Someone gave Daniel Kirk a difficult task. It is no small feat to trace the lines of continuity between Jesus and Paul, let alone do so in such a manner that re-kindles interest in Paul for contemporary Christians who, though largely inspired by the compassion and inclusion of Jesus, struggle to appreciate the fiery Apostle to the Gentiles. To that end, Kirk largely succeeds. Readers of Kirk’s book will find ample evidence that the Paul of the New Testament bears more resemblance to Jesus than the hard-hearted rule monger with which many of us grew up. In fact, on several fronts Kirk demonstrates how, upon closer inspection, Paul turns out to be as radical as Jesus: Paul the champion of individual salvation turns out to be Paul the Christian communitarian; Paul the articulator of a salvation by faith without works turns out to be Paul the radical disciple on the way of the cross; Paul the exclusive judge turns out to be Paul the universalizing ecumenist; Paul the patriarchal misogynist turns out be Paul the co-laborer with many women of his day; and Paul the homophobic guardian of the sanctity of marriage turns out to be Paul the good Samaritan who places all sex under the need of redemption.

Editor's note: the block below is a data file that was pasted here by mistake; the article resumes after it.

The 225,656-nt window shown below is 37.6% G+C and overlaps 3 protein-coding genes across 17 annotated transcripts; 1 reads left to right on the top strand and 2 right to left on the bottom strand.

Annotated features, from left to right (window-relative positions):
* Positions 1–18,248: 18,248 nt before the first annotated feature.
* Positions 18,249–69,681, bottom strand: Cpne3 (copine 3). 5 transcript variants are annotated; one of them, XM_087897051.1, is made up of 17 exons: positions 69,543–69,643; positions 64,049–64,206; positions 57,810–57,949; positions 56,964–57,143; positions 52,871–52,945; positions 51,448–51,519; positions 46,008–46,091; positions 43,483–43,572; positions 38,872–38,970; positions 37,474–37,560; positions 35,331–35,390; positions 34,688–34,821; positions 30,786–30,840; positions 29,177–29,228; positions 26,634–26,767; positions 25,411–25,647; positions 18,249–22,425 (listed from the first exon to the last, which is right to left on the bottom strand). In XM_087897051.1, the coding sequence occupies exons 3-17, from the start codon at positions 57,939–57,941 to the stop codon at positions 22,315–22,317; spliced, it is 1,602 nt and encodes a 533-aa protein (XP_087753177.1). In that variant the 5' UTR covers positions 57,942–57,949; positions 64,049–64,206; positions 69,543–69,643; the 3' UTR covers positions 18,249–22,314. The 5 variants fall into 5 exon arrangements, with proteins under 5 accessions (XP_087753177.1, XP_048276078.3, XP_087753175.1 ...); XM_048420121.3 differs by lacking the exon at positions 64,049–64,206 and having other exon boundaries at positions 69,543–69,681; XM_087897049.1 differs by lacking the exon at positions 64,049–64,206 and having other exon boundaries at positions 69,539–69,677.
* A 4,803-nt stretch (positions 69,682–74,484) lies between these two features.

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An excerpt from the excellent new book:

Jesus, Paul and the People of God:
A Theological Dialogue with N.T. Wright
Nicholas Perrin and RIchard Hays, eds.
Paperback: IVP Academic, 2011.
Pre-order now: [ Amazon ]

Watch for our review in our print issue #2, due out later this month!


Two New Books on Early Christianity

What’s With Paul and Women?
Unlocking the Cultural Background to 1 Timothy 2
Paperback: Ekklesia Press, 2010.
Buy now:  [ Amazon ]

Commentary on the Gospel of John
(Ancient Christian Texts Series)

Theodore of Mopsuestia
Hardback: IVP Academic, 2010.